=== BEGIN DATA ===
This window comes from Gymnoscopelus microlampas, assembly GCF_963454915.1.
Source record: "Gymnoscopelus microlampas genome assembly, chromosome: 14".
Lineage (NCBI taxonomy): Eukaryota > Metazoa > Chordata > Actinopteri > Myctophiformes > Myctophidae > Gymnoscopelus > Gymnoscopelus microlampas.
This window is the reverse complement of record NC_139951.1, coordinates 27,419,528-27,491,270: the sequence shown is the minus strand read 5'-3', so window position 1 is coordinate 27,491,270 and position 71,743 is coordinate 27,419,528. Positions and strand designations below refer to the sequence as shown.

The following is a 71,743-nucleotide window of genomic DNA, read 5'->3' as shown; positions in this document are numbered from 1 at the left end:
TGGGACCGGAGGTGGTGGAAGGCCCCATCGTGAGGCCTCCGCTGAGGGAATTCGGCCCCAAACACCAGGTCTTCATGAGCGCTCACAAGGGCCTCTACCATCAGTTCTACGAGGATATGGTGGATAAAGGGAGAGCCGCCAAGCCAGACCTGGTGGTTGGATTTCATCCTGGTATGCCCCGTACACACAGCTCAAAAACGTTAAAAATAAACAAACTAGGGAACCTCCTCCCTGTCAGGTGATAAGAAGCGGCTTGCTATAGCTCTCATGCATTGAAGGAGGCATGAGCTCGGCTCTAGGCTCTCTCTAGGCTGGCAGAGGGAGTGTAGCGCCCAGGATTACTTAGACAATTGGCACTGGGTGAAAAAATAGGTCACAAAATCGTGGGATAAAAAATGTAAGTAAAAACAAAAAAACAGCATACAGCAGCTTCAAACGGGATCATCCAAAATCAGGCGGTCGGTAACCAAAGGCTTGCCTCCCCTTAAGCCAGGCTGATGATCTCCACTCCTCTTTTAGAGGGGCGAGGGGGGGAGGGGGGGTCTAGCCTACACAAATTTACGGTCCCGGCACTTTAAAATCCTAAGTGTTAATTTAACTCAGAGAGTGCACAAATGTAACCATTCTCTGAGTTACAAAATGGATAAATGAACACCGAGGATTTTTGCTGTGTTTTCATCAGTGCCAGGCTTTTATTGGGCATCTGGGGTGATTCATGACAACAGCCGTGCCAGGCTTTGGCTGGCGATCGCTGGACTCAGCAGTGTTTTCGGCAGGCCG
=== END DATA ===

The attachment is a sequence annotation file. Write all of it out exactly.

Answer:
This window comes from Gymnoscopelus microlampas, assembly GCF_963454915.1.
Source record: "Gymnoscopelus microlampas genome assembly, chromosome: 14".
Lineage (NCBI taxonomy): Eukaryota > Metazoa > Chordata > Actinopteri > Myctophiformes > Myctophidae > Gymnoscopelus > Gymnoscopelus microlampas.
This window is the reverse complement of record NC_139951.1, coordinates 27,419,528-27,491,270: the sequence shown is the minus strand read 5'-3', so window position 1 is coordinate 27,491,270 and position 71,743 is coordinate 27,419,528. Positions and strand designations below refer to the sequence as shown.

The following is a 71,743-nucleotide window of genomic DNA, read 5'->3' as shown; positions in this document are numbered from 1 at the left end:
TGGGACCGGAGGTGGTGGAAGGCCCCATCGTGAGGCCTCCGCTGAGGGAATTCGGCCCCAAACACCAGGTCTTCATGAGCGCTCACAAGGGCCTCTACCATCAGTTCTACGAGGATATGGTGGATAAAGGGAGAGCCGCCAAGCCAGACCTGGTGGTTGGATTTCATCCTGGTATGCCCCGTACACACAGCTCAAAAACGTTAAAAATAAACAAACTAGGGAACCTCCTCCCTGTCAGGTGATAAGAAGCGGCTTGCTATAGCTCTCATGCATTGAAGGAGGCATGAGCTCGGCTCTAGGCTCTCTCTAGGCTGGCAGAGGGAGTGTAGCGCCCAGGATTACTTAGACAATTGGCACTGGGTGAAAAAATAGGTCACAAAATCGTGGGATAAAAAATGTAAGTAAAAACAAAAAAACAGCATACAGCAGCTTCAAACGGGATCATCCAAAATCAGGCGGTCGGTAACCAAAGGCTTGCCTCCCCTTAAGCCAGGCTGATGATCTCCACTCCTCTTTTAGAGGGGCGAGGGGGGGAGGGGGGGTCTAGCCTACACAAATTTACGGTCCCGGCACTTTAAAATCCTAAGTGTTAATTTAACTCAGAGAGTGCACAAATGTAACCATTCTCTGAGTTACAAAATGGATAAATGAACACCGAGGATTTTTGCTGTGTTTTCATCAGTGCCAGGCTTTTATTGGGCATCTGGGGTGATTCATGACAACAGCCGTGCCAGGCTTTGGCTGGCGATCGCTGGACTCAGCAGTGTTTTCGGCAGGCCG